The Science Olympiad is a national, non-profit organization designed to promote scientific literacy among all students, a goal shared by education, business, industry and government. Science Olympiad competitions brings out the talents, resourcefulness and skills of the top young scientific minds in the state to apply the principles of biology, chemistry, physics, earth sciences, problem-solving and technology to the events they compete in. Competitors may do everything from constructing a tower to applying the principles and practices of epidemiology, including the scientific method of inquiry and basic biostatistics, to a disease outbreak investigation.

Visit these important websites to learn more about the Science Olympiad program:
http://soinc.org/
http://www.gvsu.edu/mso-r12/
http://www.mi-so.org/

What to expect
Students master one or more of 23 Events. The events come from all areas of science and are categorized to three types: Builds, Labs, and Tests. Labs and Tests are what are referred to as "Academic Test Events." Example below.

Competition Team
Students can increase their chances to earn a spot on the competition team by becoming expert in one or more Academic Test Events. We will attend three Invitational Events where most of the team members have opportunity to compete. At the Regional Competition, the competition team is limited to 15 participants. Those 15 participants will compete in at least two and up to five events (each of the 23 events has at least two participants, 46 spots covered by 15 people, account for conflicts, and on average each member needs to take 3). Alternates are an integral part of the team's success and can be enormously helpful in a number of ways.

What can parents do to help?
Parents can help in a number of ways, they do not have to have any special knowledge. A big help is simply helping students to manage their time to work on their events. Create opportunities to meet together with their event partners to work on events outside of regular school hours can make it fun and productive. In construction events, parents can simply read through the rules and make sure their child can show how each part of their device meets the regulations listed in the rules (proper dimensions, allowed materials, etc). Make sure your student is able to acquire necessary supplies. For test events, making sure their student is preparing for the event appropriately. If a binder of handwritten notes is allowed, the student should not be preparing typed sheets. Again, helping the student to read through the rules for understanding is key. Parents can also volunteer their time supervising after school meetings, providing snacks, etc. Most students only need a push in the right direction or a way to connect to the proper resources, be it a library, internet, or a member of the community with specialized knowledge.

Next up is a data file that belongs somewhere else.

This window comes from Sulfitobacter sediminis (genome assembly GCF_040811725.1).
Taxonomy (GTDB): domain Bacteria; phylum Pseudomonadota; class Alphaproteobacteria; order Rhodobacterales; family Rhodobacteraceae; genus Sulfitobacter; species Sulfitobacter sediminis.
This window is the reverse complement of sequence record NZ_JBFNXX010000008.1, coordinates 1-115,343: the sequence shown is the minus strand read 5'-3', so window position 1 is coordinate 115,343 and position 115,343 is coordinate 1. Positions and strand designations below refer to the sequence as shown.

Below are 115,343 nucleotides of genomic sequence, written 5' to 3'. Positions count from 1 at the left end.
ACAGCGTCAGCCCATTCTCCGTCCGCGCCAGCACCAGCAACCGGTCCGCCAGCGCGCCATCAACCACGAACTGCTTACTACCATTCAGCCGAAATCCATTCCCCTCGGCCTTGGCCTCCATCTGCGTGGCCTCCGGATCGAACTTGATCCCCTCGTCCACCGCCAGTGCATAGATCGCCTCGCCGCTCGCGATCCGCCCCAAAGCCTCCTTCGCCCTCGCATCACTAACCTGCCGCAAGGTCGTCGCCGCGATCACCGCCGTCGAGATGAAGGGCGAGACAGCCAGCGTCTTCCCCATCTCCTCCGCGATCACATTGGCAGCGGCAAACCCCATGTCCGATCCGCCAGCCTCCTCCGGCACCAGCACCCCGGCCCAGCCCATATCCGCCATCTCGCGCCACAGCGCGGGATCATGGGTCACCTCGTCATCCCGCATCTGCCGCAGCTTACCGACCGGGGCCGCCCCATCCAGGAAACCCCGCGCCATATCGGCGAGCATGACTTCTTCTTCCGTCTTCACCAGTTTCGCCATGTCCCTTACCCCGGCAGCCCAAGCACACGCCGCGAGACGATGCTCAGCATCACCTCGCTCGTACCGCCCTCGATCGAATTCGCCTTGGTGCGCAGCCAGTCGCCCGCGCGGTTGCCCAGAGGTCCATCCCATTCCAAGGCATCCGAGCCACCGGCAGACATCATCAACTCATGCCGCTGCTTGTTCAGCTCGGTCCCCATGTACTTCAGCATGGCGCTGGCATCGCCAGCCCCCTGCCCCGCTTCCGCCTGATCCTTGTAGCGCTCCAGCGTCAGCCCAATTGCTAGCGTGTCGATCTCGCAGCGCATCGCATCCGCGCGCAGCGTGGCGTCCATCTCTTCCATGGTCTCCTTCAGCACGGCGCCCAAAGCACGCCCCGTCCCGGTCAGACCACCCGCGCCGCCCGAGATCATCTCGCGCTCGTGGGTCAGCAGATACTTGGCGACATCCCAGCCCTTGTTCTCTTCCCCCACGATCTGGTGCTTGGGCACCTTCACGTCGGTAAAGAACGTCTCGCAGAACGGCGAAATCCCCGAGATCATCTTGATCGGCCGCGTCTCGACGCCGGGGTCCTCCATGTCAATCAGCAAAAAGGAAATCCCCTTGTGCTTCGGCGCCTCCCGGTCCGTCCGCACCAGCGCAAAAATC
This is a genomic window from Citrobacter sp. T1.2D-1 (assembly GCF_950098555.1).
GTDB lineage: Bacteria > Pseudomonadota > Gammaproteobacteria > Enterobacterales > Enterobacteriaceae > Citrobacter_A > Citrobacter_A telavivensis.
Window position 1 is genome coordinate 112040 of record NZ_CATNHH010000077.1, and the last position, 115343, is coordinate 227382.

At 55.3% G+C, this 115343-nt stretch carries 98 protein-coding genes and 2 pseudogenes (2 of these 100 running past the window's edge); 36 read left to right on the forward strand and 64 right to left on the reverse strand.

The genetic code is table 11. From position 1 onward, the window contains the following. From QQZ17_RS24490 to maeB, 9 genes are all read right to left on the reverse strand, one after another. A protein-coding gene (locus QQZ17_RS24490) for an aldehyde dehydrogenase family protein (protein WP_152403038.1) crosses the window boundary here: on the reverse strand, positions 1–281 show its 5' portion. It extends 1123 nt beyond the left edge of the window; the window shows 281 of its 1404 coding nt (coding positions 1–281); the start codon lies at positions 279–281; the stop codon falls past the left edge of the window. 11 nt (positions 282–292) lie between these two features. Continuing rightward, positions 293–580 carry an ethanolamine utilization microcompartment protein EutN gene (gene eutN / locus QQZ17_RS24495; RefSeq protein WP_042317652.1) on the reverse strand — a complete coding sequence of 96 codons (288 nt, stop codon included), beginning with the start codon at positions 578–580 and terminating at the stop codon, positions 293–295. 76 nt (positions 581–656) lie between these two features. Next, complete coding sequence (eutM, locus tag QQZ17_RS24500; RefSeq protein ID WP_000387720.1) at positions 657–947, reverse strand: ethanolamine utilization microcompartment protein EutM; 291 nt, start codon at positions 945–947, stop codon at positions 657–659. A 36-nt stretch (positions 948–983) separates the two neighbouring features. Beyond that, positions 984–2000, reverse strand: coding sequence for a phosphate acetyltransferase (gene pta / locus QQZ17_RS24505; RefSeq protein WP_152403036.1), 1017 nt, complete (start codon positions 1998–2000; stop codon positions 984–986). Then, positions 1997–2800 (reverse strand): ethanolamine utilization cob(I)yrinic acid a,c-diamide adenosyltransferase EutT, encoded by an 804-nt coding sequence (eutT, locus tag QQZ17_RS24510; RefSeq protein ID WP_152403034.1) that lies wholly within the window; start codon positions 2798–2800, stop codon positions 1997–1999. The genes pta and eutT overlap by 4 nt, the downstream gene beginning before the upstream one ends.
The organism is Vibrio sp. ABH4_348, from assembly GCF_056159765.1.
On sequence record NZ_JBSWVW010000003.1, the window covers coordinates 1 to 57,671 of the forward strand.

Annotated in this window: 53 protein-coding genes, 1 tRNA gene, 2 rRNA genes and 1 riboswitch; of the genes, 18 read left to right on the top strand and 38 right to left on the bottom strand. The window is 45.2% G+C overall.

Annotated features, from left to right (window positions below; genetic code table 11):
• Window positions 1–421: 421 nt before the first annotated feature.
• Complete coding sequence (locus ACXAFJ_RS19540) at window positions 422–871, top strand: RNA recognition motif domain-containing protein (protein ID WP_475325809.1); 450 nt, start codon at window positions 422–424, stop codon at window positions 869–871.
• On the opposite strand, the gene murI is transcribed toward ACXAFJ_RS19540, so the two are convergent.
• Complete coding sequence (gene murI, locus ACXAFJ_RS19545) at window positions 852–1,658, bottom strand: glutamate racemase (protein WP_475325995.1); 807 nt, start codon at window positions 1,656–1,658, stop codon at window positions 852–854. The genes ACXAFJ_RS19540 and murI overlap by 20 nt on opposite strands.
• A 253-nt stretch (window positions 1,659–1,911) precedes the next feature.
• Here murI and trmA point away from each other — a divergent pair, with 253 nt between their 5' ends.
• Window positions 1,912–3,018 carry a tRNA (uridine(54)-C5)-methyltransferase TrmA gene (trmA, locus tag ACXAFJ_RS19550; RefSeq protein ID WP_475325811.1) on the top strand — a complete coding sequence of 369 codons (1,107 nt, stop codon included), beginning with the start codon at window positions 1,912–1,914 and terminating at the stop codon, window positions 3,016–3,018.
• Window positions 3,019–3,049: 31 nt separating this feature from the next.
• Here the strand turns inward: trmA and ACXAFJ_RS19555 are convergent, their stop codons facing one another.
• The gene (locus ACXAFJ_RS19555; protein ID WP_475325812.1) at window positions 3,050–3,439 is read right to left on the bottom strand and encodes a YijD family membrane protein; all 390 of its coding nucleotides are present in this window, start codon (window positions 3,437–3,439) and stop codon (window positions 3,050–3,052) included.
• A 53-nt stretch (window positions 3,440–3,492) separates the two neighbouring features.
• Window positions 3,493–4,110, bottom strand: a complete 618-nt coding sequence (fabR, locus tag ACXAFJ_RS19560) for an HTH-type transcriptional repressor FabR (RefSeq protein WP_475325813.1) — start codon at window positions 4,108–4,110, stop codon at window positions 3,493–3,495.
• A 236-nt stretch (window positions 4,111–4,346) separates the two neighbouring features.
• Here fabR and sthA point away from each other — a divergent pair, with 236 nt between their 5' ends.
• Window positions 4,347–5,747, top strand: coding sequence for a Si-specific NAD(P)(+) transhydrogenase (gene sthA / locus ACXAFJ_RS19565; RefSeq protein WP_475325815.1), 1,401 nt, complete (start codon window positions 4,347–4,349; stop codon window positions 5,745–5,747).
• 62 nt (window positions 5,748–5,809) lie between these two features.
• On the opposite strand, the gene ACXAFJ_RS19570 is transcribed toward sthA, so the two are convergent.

At competition, especially GVSU Regional and MSU State, it is important to be sure our students are able to get to their events (i.e., find the room on a big campus). Alternates and parents can help competitiors to successfully navigate campus and manage required resources (did you get your goggles!?). Often, students will have several events back to back and could use help to manage their day.

Event Coaching
Ideally, each event would have an adult coach willing to work with a small sub-team of 2 - 5 students to learn and master their event. Consider learning an event with your student and a partner. We will hold general meetings where students can self-study events, but It is ideal for each event to meet separately to focus on learning their event. Builds and labs are best approached scientifically, with multiple iterations and trials to develop mastery.

Builds
To be successful, builds start early and refine and modify throughout the season. Meeting space with tools and supplies to accomplish and test these build events is key. For performance devices, such as gliders or vehicles, practice runs are critical. Typical build events include: helicopters, gliders, bottle rocket, electric vehicle, robot arm, balsa construction. See the National Science Olympiad site for event descriptions.

What is an "Academic Test" Event?
2011-2012 Events
Academic Test
Anatomy (Respiratory, Digestive)
Academic Test and Lab
Awesome Aquifers
Build
Bottle Rocket
Academic Test
Compute This
Academic Test and Lab
Crime Busters
Academic Test
Disease Detectives (Food Borne Illness)
Academic Test
Dynamic Planet (Earth's Fresh Waters)
Other
Experimental Design
Academic Test and Lab
Food Science
Academic Test
Forestry
Academic Test and Lab
Keep the Heat
Academic Test
Meteorology (Severe Storms)
Academic Test ?lab
Microbe Mission
Build
Mission Possible
Build
Mousetrap Vehicle
Academic Test and Lab
Optics
Academic Test
Reach for the Stars
Academic Test
Road Scholar
Academic Test
Rocks and Minerals
Build
Storm the Castle
Build
Towers
Academic Test and Lab
Water Quality
Other
Write It Do It

Funding
As with any sport, your student will need supplies and resources to successfully compete. A binder to store notes and materials to study, access to a computer to research, printer are minimum. Field guides and test equipment might be required for your event. For labs and builds, more supplies are needed. The scientific method, especially builds, can be a process of trial and error, with many iterations before mastery is achieved. Supplies to do that are necessary. Our tools and supplies are limited.

If someone is willing to act as treasurer, we can collect monies to help defray some of these costs for supplies and tools. Building our program with sponsors and fundraisers are both welcome. This club is affiliated with the school and we do receive some support, but it's up to all of us to make it great. Again, if someone is willing to take that on, that would be great.